freezes so majestically
you forget he’s in the street

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Tanka for the Orb Weaver

Above our front door
hangs a ferocious hunter
alarmingly large
seeming to stand in thin air.
She owns the porch. I concede.

all three ©Mary Lee Hahn, 2021

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Denise has this week’s Poetry Friday roundup at Dare to Care. Our Casting for Recovery retreat is this weekend, so I’ll read and comment next week.

Franki’s Weekly Text Set–Understanding Theme: Books About Friendship

Theme is often a difficult concept for elementary students. Many children give a single word as the theme and stop there. But I’ve found that exploring several books with the same idea/one word theme, helps students dig in and see the more specific theme of the book. So this week’s text set is a set of books about friendship. And even though “friendship” may be the one word answer for theme, each of the books teaches us something very different and very specific about the idea of friendship. I love exploring several books like this with students as we are learning to dig deeper with the idea of them.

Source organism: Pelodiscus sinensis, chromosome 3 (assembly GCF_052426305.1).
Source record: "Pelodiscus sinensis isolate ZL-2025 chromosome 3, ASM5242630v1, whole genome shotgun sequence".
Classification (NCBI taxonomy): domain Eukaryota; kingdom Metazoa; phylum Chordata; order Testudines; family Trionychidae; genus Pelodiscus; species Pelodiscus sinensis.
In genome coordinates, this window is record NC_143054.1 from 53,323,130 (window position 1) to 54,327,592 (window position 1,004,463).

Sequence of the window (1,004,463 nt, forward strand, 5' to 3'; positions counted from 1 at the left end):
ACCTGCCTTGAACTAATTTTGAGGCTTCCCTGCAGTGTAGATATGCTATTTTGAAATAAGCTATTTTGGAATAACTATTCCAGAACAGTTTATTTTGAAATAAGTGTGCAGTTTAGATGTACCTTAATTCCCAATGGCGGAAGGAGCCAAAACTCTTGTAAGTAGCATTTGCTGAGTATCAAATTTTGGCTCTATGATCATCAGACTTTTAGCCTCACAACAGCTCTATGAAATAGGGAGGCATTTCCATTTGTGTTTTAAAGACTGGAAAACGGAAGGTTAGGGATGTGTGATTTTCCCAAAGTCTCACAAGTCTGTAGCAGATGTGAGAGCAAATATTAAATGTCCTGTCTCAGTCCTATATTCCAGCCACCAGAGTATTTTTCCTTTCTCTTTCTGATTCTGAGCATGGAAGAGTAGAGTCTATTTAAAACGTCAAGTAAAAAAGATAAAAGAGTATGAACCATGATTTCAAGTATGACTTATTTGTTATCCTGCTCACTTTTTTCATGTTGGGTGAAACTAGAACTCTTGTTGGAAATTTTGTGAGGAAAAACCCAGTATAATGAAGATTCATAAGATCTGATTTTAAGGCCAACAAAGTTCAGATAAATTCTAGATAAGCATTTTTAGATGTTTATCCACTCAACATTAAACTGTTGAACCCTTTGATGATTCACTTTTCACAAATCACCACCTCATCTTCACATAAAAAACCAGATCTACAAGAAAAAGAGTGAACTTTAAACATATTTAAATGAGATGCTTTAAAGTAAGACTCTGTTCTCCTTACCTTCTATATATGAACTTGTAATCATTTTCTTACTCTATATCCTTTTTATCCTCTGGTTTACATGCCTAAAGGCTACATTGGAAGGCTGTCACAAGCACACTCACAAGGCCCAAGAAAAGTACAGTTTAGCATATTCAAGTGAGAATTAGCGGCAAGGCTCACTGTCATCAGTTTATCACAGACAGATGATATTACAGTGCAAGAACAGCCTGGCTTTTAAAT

One of my favorite new picture books about friendship is Evelyn Del Rey is Moving Away. This book captures so much that is friendship and there are a few themes within. This book is one that can be read over and over and it has access points for students no matter where they are in their understanding of theme.

Both Be a Friend and Nothing in Common explore the concept of making new friends, but both books do this in very different ways and both have different messages for the reader. I paired these because Making Friends is the thread that connects them.

I debated including Little Brown in this set because it isn’t quite about friendship but it is one that I would pull in and ask readers if there is a message here about friendship and if so, what it is. This is a book that leaves the reader a bit unsettled and one that can be read over and over. It is a favorite of mine for talking about theme and I think it always invites deep conversations with lots of right answers.